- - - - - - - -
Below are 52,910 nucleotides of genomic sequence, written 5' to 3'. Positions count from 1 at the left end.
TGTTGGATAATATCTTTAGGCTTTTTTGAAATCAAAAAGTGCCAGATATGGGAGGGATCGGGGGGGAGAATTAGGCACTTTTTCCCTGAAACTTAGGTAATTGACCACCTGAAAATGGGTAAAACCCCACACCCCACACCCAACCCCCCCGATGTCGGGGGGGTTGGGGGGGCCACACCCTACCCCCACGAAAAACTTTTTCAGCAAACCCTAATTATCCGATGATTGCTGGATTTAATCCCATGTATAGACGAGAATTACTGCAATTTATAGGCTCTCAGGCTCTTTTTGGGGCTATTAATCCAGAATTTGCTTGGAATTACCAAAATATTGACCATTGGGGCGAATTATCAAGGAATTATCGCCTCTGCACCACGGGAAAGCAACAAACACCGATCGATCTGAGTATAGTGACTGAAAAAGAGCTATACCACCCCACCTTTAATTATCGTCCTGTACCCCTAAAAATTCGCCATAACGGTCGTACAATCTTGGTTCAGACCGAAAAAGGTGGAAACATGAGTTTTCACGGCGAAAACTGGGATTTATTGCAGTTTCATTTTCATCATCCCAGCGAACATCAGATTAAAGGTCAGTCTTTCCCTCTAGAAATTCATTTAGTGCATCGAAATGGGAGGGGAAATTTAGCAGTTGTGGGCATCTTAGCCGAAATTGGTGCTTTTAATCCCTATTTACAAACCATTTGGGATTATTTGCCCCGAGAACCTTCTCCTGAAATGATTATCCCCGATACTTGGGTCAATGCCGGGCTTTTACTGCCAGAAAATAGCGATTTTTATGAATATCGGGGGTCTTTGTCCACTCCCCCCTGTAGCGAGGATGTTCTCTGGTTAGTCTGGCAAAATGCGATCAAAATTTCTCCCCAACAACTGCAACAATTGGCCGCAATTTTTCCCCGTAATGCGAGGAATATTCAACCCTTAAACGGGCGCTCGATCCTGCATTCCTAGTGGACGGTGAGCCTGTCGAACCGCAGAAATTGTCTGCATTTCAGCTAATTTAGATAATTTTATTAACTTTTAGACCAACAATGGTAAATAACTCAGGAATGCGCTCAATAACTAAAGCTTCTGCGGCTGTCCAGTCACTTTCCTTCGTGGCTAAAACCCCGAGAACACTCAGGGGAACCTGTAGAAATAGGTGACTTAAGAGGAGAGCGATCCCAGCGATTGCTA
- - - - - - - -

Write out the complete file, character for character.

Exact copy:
Below are 52,910 nucleotides of genomic sequence, written 5' to 3'. Positions count from 1 at the left end.
TGTTGGATAATATCTTTAGGCTTTTTTGAAATCAAAAAGTGCCAGATATGGGAGGGATCGGGGGGGAGAATTAGGCACTTTTTCCCTGAAACTTAGGTAATTGACCACCTGAAAATGGGTAAAACCCCACACCCCACACCCAACCCCCCCGATGTCGGGGGGGTTGGGGGGGCCACACCCTACCCCCACGAAAAACTTTTTCAGCAAACCCTAATTATCCGATGATTGCTGGATTTAATCCCATGTATAGACGAGAATTACTGCAATTTATAGGCTCTCAGGCTCTTTTTGGGGCTATTAATCCAGAATTTGCTTGGAATTACCAAAATATTGACCATTGGGGCGAATTATCAAGGAATTATCGCCTCTGCACCACGGGAAAGCAACAAACACCGATCGATCTGAGTATAGTGACTGAAAAAGAGCTATACCACCCCACCTTTAATTATCGTCCTGTACCCCTAAAAATTCGCCATAACGGTCGTACAATCTTGGTTCAGACCGAAAAAGGTGGAAACATGAGTTTTCACGGCGAAAACTGGGATTTATTGCAGTTTCATTTTCATCATCCCAGCGAACATCAGATTAAAGGTCAGTCTTTCCCTCTAGAAATTCATTTAGTGCATCGAAATGGGAGGGGAAATTTAGCAGTTGTGGGCATCTTAGCCGAAATTGGTGCTTTTAATCCCTATTTACAAACCATTTGGGATTATTTGCCCCGAGAACCTTCTCCTGAAATGATTATCCCCGATACTTGGGTCAATGCCGGGCTTTTACTGCCAGAAAATAGCGATTTTTATGAATATCGGGGGTCTTTGTCCACTCCCCCCTGTAGCGAGGATGTTCTCTGGTTAGTCTGGCAAAATGCGATCAAAATTTCTCCCCAACAACTGCAACAATTGGCCGCAATTTTTCCCCGTAATGCGAGGAATATTCAACCCTTAAACGGGCGCTCGATCCTGCATTCCTAGTGGACGGTGAGCCTGTCGAACCGCAGAAATTGTCTGCATTTCAGCTAATTTAGATAATTTTATTAACTTTTAGACCAACAATGGTAAATAACTCAGGAATGCGCTCAATAACTAAAGCTTCTGCGGCTGTCCAGTCACTTTCCTTCGTGGCTAAAACCCCGAGAACACTCAGGGGAACCTGTAGAAATAGGTGACTTAAGAGGAGAGCGATCCCAGCGATTGCTA